The National Catholic Review
Oct 14 1939 - 12:00am | Walter J. Ong
From October 14, 1939

Where earth goes to water.
The dark young birches cow—
Yet brown and dapple, daughter.
No silver now.

Down, down the white trees, felted
Now fast into the strand.
And the sun's green leaf-gold, melted.
Becomes thin sand.

Look! One sapling thrusts its arm, now paling fawn.
Out of the coal bed, Tekakwitha, into the new blue dawn.

Show Comments (4)

Comments (hide)

MICHAEL BARRETT MR | 11/6/2012 - 10:39pm
This poem reads like one of Gerard Manley Hopkins'!
Mary Ziegenhagen | 10/16/2012 - 3:27pm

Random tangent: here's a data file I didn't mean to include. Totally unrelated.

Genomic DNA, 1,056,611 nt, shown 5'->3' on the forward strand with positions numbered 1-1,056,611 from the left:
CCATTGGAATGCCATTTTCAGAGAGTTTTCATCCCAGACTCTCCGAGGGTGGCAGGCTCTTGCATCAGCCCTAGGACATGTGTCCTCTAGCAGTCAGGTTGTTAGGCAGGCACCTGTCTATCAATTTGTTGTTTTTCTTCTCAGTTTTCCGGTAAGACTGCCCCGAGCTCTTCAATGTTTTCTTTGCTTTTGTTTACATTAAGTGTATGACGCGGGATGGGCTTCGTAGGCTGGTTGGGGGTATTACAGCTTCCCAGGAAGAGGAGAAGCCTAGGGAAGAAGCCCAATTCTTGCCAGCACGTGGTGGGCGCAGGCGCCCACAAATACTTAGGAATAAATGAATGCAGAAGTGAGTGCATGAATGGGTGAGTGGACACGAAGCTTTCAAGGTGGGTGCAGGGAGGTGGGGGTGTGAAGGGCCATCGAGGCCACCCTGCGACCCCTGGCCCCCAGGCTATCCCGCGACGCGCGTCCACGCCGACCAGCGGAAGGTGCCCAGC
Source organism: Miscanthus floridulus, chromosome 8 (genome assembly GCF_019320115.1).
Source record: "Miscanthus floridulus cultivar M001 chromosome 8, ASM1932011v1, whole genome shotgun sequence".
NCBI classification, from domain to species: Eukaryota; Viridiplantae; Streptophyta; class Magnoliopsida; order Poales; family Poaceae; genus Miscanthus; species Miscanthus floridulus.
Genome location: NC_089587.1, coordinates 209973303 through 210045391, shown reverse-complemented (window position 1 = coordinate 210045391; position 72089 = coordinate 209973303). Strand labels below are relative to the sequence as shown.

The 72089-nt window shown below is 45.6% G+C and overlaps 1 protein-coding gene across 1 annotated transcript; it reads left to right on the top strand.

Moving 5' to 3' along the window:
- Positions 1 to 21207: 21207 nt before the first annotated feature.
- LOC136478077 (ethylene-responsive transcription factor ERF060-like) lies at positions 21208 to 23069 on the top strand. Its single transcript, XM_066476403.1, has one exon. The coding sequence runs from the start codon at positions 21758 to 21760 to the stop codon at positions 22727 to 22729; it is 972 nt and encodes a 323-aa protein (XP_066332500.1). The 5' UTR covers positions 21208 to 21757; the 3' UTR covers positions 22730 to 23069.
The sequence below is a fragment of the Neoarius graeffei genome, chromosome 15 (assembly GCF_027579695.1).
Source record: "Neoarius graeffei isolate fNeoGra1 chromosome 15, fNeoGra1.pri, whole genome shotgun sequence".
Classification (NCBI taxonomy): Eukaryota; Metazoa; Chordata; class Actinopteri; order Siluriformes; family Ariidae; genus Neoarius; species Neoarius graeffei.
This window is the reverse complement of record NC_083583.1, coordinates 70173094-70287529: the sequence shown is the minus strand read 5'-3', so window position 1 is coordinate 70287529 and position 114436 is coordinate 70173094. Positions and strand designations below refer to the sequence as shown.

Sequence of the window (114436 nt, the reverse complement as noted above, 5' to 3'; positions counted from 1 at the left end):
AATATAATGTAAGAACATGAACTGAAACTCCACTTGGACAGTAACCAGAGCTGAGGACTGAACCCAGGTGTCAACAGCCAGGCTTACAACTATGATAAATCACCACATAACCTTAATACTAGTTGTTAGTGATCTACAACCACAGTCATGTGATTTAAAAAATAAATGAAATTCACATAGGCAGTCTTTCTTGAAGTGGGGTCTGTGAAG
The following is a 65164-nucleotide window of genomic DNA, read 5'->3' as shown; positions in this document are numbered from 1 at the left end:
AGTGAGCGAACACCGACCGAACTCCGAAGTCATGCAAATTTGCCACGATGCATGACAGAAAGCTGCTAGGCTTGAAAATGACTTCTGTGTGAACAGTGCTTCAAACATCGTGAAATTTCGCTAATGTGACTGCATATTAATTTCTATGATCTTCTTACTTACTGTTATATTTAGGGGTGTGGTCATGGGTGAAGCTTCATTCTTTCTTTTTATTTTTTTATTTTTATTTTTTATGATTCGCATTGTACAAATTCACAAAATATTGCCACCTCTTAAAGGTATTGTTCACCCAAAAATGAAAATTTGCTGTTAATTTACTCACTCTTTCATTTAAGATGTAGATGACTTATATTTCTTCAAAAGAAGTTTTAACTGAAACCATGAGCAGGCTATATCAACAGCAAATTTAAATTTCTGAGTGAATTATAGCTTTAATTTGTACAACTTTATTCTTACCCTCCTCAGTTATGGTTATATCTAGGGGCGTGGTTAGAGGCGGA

My affection for this saint rests almost entirely on my experience with a Franciscan Sister who chose the name.  Sister Kateri m OSF, was a nurse at St. Francis Hospital in Breckenridge, Minnesota during the 1950s.  She set an fine example for young women studying in that hospital's schools of nursing, medical records and x-ray technology.  We valued her instruction, friendship, kindness, and lively sense of humor.  I still think she was a saint and so now am glad the "lily of the Mohawks" is making her way through Vatican corridors of judgment and recognition of her holiness.
Paul Feeley | 10/16/2012 - 12:17pm
Horrible picture.

Recently in Poem